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Pay attention to the start of French words

In the first of her weekly guides to learning, speaking and understanding French, language expert Camille Chevalier-Karfis advises paying attention to the beginning of words, rather than their often silent endings...

Most French learning methods would tell you to pay attention to the ending of the words: the verb conjugations, the plural S, the feminine… It is true of course, but many of these endings are silent. As a beginner, you need to focus on the beginning of the words!

Words starting with a vowel or a silent H are likely to have what is called “une liaison”: a French pronunciation rules that says that when a word starts with a vowel or a silent H, the last consonant sound of the word that comes before may start the following word.

The rule may sound complicated, but it’s not. With practice, you will get your liaisons right. You probably know several already:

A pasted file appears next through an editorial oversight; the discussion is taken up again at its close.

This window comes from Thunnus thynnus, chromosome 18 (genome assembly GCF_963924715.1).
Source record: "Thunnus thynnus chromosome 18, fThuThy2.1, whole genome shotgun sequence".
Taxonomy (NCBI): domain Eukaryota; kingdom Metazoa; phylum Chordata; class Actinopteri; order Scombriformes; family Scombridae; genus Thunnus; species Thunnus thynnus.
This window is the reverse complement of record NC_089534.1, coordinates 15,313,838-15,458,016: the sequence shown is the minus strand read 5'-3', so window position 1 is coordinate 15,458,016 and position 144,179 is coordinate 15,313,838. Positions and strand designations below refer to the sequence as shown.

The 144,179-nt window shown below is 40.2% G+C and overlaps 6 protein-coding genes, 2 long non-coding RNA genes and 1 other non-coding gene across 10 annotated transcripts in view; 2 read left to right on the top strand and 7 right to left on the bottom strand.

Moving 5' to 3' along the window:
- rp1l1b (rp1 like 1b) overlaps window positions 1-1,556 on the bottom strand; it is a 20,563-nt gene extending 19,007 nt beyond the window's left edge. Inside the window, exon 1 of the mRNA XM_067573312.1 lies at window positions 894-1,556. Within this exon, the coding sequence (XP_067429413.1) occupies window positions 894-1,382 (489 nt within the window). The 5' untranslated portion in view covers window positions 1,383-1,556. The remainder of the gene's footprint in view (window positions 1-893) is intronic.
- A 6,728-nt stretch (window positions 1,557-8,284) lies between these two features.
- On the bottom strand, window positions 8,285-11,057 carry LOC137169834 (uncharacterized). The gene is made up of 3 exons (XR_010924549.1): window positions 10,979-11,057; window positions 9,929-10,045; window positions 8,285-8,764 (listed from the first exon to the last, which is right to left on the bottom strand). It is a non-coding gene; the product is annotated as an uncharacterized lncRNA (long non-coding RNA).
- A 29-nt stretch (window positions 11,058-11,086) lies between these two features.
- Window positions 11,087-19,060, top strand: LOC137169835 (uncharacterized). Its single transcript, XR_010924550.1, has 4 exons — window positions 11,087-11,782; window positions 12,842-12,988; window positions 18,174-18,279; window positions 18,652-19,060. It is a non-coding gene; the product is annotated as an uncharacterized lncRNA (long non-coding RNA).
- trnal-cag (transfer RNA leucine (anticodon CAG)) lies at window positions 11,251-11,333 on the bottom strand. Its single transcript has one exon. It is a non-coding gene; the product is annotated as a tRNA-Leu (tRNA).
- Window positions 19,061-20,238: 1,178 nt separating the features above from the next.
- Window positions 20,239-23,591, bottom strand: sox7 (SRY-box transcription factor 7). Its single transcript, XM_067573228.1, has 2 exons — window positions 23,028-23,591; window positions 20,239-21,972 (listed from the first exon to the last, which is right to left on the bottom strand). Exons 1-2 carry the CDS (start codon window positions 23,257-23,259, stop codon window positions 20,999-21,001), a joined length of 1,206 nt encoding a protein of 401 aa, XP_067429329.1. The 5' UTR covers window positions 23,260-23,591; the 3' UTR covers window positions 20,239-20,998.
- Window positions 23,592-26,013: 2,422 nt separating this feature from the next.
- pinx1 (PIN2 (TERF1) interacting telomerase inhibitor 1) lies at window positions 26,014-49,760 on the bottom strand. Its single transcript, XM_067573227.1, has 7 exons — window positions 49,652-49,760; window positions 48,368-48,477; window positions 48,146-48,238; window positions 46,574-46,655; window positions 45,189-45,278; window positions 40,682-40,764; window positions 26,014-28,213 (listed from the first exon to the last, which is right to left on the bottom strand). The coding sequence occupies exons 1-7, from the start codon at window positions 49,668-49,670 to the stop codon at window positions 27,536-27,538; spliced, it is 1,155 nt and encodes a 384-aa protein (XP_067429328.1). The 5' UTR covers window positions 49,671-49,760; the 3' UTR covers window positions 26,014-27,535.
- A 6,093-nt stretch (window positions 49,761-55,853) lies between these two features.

Comment allez-vous ? = how are you? (formal) – the T of the “comment” glides into the “allez” so that it sounds like “tal-ay”.
So, why is that so important? These liaisons don’t show in written French and will tremendously change the way a word is pronounced.

For example, the word “homme” = man (pronounced “om”). However, “homme” will never actually be pronounced “om”… it will be pronounced "lom", "nom", "zom", or "tom", depending on the word which comes before it…
- L’homme = the man (pronounced lom)
- Un homme = one, a man (pronounced nom)
- Les hommes = men (pronounced zom -the final S of hommes is silent)
- Cet homme = this man (pronounced tom)

My last example is particularly interesting. If you heard “cet homme”, it’s very likely you’d understand “c’est Tom” = it’s Tom, and wonder why we are suddenly talking about your friend Tom …

In my many years of teaching, I’ve seen so many advanced French students who still are not saying these liaisons correctly, because school books hardly explain them. However, if you don’t say your liaisons, you will never have a good French accent! The flow of the language would be totally different without them.

So, make sure you always train with audio, even for verb conjugations, and pay attention to the beginning of the words. As usual, repetition and practice is the key!

Camille Chevalier-Karfis
French audiobook method &
blog writer, founder of FrenchToday.com 

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